Caring for Teeth With Defective Enamel

Last week, my seven-year-old son had sealants applied to his six-year molars. Our dentist had explained at our regular January cleaning that enamel had not formed properly on my son's molars and that decay could occur. He asked me if anything significant had occurred during my 3rd trimester of pregnancy as these teeth actually were forming at that time. Nothing came to mind. While we are waiting and hoping that the sealants will save these four teeth, I have purchased Enamelon toothpaste and have begun to have my son brush with it in place of the usual toothpaste he has used. He also rinses each evening with ACT for children. Are we on the right track? His teeth are described as very clean and healthy otherwise.


A variety of factors can cause defects in enamel formation. A general term applied to inherited defects of enamel formation is amelogenesis imperfecta. Amelogenesis imperfecta can be autosomal dominant, autosomal recessive, or X-linked. It may or may not occur in conjunction with various syndromes. Defective enamel formation may also be caused by illnesses or medications taken during tooth formation.

I agree with your plan to keep your son's teeth healthy. The placement of sealants is an excellent choice. A good sealant bond depends upon: 1) the amount of enamel on the teeth; and 2) the health of the existing enamel. Accordingly, the sealants should be checked about every 6 months to ensure they are still clinically sound. Your son should also be brushing at least twice daily with a fluoride toothpaste and flossing at least once daily.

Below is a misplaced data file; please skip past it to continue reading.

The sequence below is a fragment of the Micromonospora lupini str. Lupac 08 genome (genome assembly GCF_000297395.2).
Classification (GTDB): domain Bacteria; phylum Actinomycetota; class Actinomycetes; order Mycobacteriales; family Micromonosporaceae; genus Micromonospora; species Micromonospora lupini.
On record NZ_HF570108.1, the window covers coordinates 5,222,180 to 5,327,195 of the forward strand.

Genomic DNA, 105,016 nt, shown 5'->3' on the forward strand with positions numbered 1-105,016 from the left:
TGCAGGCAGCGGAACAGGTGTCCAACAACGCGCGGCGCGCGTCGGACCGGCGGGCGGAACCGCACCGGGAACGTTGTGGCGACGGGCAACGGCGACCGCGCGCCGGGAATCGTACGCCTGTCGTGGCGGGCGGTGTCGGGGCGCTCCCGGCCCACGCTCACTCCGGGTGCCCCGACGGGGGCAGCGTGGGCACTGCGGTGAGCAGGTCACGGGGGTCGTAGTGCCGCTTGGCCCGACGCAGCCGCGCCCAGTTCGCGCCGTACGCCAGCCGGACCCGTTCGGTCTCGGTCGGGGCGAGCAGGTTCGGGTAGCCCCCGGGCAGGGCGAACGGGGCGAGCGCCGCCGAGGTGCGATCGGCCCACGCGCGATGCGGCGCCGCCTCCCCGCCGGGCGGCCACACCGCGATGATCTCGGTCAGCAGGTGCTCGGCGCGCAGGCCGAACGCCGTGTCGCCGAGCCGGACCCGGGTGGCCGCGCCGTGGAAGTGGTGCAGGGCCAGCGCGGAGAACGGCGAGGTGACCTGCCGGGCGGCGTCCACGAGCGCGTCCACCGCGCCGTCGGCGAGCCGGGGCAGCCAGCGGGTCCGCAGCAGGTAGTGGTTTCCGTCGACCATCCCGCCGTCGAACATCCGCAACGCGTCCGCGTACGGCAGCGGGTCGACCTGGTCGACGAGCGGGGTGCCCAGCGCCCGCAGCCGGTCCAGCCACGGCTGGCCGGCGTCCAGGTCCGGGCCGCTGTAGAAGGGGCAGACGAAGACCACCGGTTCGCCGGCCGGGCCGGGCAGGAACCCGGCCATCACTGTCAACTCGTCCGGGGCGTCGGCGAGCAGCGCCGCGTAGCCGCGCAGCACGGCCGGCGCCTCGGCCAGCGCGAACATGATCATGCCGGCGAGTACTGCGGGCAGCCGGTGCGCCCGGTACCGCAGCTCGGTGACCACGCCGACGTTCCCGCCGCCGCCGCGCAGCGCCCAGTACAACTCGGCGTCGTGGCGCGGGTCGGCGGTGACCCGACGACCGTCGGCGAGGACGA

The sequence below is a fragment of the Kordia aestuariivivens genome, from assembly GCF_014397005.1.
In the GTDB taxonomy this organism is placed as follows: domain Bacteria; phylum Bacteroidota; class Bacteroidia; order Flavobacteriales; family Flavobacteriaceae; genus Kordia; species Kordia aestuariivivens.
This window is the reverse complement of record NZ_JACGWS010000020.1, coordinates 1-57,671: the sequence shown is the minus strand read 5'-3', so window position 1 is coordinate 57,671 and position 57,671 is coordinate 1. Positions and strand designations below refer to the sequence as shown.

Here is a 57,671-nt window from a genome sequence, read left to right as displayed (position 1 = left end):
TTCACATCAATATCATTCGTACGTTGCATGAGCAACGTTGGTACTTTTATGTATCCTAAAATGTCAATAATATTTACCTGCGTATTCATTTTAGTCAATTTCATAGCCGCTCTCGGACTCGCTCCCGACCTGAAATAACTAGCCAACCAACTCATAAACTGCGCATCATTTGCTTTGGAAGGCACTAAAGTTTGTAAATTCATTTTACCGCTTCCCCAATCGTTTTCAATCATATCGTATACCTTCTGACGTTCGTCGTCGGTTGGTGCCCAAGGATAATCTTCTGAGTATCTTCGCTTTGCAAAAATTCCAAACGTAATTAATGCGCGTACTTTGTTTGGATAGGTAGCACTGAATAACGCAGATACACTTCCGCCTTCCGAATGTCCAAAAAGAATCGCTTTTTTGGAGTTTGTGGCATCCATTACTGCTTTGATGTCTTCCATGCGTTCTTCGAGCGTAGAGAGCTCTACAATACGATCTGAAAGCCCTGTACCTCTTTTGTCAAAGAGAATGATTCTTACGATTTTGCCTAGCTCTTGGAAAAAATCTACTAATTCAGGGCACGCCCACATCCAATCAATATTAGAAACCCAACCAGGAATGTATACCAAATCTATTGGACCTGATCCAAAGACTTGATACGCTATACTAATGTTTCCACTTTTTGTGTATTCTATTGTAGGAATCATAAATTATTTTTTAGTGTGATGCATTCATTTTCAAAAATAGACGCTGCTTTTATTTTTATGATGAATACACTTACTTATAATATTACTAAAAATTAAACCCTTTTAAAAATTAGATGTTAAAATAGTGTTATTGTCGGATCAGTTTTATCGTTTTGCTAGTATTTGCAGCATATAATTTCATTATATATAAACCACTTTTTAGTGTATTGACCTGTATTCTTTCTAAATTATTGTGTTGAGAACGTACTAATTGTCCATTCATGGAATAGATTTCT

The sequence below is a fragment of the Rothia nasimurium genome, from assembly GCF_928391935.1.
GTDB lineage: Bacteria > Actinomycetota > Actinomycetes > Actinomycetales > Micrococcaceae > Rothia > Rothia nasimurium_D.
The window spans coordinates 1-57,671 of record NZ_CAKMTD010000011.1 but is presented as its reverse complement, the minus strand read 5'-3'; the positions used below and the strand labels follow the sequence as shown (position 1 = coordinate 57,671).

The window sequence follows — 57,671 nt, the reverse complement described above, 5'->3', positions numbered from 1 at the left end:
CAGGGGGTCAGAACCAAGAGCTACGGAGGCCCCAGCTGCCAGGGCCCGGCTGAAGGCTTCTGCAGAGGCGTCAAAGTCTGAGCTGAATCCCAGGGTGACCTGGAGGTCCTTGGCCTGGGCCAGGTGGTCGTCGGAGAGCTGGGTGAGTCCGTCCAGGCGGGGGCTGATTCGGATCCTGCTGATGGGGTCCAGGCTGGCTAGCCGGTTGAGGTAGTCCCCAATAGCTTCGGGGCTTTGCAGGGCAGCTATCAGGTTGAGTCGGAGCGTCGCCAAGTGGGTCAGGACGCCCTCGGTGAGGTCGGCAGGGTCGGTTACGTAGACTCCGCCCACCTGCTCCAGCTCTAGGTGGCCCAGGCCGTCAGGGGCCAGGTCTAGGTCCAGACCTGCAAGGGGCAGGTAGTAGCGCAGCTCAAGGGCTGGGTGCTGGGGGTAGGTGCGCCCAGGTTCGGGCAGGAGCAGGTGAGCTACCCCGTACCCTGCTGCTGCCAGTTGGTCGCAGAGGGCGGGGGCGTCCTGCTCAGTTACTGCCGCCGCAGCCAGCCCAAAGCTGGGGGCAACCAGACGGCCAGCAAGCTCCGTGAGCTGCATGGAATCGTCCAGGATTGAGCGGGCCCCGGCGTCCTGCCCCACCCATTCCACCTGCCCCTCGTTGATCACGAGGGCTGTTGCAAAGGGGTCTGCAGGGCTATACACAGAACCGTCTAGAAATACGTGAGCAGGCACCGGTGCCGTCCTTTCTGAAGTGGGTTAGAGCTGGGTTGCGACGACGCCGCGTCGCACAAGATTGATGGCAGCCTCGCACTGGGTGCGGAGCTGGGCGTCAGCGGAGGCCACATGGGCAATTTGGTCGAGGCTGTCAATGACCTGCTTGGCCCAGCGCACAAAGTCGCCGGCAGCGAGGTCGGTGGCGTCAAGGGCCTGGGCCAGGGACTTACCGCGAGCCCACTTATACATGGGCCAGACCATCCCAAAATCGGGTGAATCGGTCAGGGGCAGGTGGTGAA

Enamelon toothpaste is a new formulation that has just entered the market as about March 1998. It is purported to be an improvement over regular toothpastes because it contains minerals, such as calcium, which are important for the strength of the teeth. These minerals, in addition to the fluoride, may provide more protection against the acids produced by bacteria which cause tooth decay.

You should also check with your local water district, your dentist, or your pediatrician to see if the community water is fluoridated. If not, consider having your dentist or pediatrician write a prescription for fluoride supplements. Chewing fluoride tablets can have a great topical effect for the teeth already present in the mouth, and then swallowing the fluoride can help strengthen the teeth which are still forming. Caveat: too much fluoride can be harmful. Work with your dentist to be sure that your son receives the optimum amount of fluoride.

Nutrition also can play a role in cavity formation. It is important to eat a healthy, well-balanced diet for many reasons, including your oral health. Many vitamins and minerals play a role in oral health. In addition, limiting the number of times sugar is ingested during the day can be helpful. For example, your son wants to have 5 cookies during the day. It is more harmful to his teeth to have one cookie every 2-3 hours than it is for him to have all 5 cookies in one sitting. Keeping a watchful eye on your son's diet, in addition to good oral hygiene practices and regular dental checkups, will help keep his teeth healthy.

Disclosure: In keeping with the highest ethical and journalistic standards, Dr. Kimberly A. Loos would like you to know that she owns a small amount of individual stock in Enamelon, Inc.

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